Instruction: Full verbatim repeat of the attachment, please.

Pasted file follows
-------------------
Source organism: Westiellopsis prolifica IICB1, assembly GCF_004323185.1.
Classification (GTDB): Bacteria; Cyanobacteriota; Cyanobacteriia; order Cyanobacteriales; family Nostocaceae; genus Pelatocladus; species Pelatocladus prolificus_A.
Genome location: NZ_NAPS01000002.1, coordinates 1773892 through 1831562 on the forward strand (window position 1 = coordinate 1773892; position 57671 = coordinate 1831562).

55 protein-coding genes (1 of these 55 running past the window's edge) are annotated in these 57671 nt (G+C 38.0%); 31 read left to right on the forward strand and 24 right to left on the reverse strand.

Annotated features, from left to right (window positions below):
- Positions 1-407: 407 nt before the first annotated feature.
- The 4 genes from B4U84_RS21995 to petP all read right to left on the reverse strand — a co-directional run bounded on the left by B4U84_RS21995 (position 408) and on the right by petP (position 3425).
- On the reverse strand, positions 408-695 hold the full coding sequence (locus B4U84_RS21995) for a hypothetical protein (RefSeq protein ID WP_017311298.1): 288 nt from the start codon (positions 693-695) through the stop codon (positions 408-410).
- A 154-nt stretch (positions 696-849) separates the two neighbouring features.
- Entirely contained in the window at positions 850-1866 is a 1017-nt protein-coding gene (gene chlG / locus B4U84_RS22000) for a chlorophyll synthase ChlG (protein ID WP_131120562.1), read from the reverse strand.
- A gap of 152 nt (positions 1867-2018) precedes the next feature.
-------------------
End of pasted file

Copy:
Source organism: Westiellopsis prolifica IICB1, assembly GCF_004323185.1.
Classification (GTDB): Bacteria; Cyanobacteriota; Cyanobacteriia; order Cyanobacteriales; family Nostocaceae; genus Pelatocladus; species Pelatocladus prolificus_A.
Genome location: NZ_NAPS01000002.1, coordinates 1773892 through 1831562 on the forward strand (window position 1 = coordinate 1773892; position 57671 = coordinate 1831562).

55 protein-coding genes (1 of these 55 running past the window's edge) are annotated in these 57671 nt (G+C 38.0%); 31 read left to right on the forward strand and 24 right to left on the reverse strand.

Annotated features, from left to right (window positions below):
- Positions 1-407: 407 nt before the first annotated feature.
- The 4 genes from B4U84_RS21995 to petP all read right to left on the reverse strand — a co-directional run bounded on the left by B4U84_RS21995 (position 408) and on the right by petP (position 3425).
- On the reverse strand, positions 408-695 hold the full coding sequence (locus B4U84_RS21995) for a hypothetical protein (RefSeq protein ID WP_017311298.1): 288 nt from the start codon (positions 693-695) through the stop codon (positions 408-410).
- A 154-nt stretch (positions 696-849) separates the two neighbouring features.
- Entirely contained in the window at positions 850-1866 is a 1017-nt protein-coding gene (gene chlG / locus B4U84_RS22000) for a chlorophyll synthase ChlG (protein ID WP_131120562.1), read from the reverse strand.
- A gap of 152 nt (positions 1867-2018) precedes the next feature.